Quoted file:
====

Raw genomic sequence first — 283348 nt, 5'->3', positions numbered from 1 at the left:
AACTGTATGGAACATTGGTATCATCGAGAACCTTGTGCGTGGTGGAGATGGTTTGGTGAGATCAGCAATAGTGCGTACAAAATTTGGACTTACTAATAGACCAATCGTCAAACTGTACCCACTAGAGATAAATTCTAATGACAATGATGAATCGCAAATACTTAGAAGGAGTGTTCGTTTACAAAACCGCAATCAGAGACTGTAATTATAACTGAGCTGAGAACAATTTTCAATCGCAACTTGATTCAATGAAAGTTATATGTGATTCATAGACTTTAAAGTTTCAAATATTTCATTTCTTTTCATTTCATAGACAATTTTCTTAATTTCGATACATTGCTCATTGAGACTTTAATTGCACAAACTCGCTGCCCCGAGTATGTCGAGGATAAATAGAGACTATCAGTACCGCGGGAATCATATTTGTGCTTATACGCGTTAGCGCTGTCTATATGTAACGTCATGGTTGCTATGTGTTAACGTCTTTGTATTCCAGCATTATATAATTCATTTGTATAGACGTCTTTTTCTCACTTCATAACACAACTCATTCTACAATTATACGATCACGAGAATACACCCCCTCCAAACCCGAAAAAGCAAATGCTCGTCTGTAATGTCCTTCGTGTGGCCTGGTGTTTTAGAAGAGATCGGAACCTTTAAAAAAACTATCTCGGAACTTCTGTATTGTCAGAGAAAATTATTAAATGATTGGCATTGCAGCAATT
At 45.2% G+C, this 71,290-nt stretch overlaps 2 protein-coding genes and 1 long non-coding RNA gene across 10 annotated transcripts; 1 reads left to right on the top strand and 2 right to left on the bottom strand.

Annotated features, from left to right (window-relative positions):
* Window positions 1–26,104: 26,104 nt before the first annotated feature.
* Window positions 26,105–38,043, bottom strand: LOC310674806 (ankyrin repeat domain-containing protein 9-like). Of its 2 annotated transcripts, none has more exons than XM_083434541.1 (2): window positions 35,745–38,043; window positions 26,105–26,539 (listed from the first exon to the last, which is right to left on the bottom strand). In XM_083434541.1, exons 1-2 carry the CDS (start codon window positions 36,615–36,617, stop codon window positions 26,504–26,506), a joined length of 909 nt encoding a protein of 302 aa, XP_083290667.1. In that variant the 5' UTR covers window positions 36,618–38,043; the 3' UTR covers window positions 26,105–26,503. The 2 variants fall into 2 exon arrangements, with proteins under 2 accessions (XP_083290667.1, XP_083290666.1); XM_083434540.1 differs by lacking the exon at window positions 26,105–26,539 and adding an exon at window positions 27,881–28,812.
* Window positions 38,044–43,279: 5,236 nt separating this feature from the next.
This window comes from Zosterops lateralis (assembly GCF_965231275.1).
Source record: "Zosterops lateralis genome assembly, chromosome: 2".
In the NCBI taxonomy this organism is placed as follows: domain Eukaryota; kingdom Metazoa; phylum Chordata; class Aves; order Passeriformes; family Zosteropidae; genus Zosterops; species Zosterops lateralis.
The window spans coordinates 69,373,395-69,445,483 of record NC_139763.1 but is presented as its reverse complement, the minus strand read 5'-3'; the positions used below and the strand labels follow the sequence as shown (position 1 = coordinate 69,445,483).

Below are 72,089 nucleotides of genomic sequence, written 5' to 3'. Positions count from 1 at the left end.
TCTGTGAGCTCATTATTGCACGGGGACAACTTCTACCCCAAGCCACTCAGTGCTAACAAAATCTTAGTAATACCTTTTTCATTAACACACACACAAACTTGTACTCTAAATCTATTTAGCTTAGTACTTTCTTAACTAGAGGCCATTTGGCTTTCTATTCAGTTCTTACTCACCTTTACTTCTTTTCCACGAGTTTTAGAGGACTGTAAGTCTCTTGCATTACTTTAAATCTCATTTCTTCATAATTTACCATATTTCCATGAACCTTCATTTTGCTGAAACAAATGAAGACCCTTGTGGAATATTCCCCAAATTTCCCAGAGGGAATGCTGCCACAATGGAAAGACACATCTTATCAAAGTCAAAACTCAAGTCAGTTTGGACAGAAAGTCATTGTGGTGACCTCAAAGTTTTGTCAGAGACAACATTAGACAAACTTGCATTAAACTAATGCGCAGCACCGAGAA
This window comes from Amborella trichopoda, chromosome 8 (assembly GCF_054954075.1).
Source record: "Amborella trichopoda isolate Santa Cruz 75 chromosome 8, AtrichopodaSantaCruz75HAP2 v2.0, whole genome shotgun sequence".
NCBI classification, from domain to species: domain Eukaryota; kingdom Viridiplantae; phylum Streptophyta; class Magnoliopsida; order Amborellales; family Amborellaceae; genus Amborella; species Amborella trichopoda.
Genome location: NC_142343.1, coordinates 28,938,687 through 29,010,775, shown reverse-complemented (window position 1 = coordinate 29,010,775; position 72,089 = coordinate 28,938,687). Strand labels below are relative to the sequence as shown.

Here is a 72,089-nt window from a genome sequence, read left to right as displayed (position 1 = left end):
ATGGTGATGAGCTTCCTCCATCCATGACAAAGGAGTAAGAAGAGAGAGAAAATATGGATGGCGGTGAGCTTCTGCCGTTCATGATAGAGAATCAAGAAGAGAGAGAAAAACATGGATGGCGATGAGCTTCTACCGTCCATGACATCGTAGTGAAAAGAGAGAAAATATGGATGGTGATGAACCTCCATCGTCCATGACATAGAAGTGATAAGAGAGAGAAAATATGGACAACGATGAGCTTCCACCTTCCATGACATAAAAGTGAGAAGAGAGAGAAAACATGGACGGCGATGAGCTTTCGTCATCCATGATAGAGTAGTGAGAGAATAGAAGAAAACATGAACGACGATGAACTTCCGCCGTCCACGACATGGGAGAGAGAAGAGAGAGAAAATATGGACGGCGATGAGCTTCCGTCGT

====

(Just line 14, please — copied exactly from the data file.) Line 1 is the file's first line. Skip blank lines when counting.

This window comes from Amborella trichopoda, chromosome 8 (assembly GCF_054954075.1).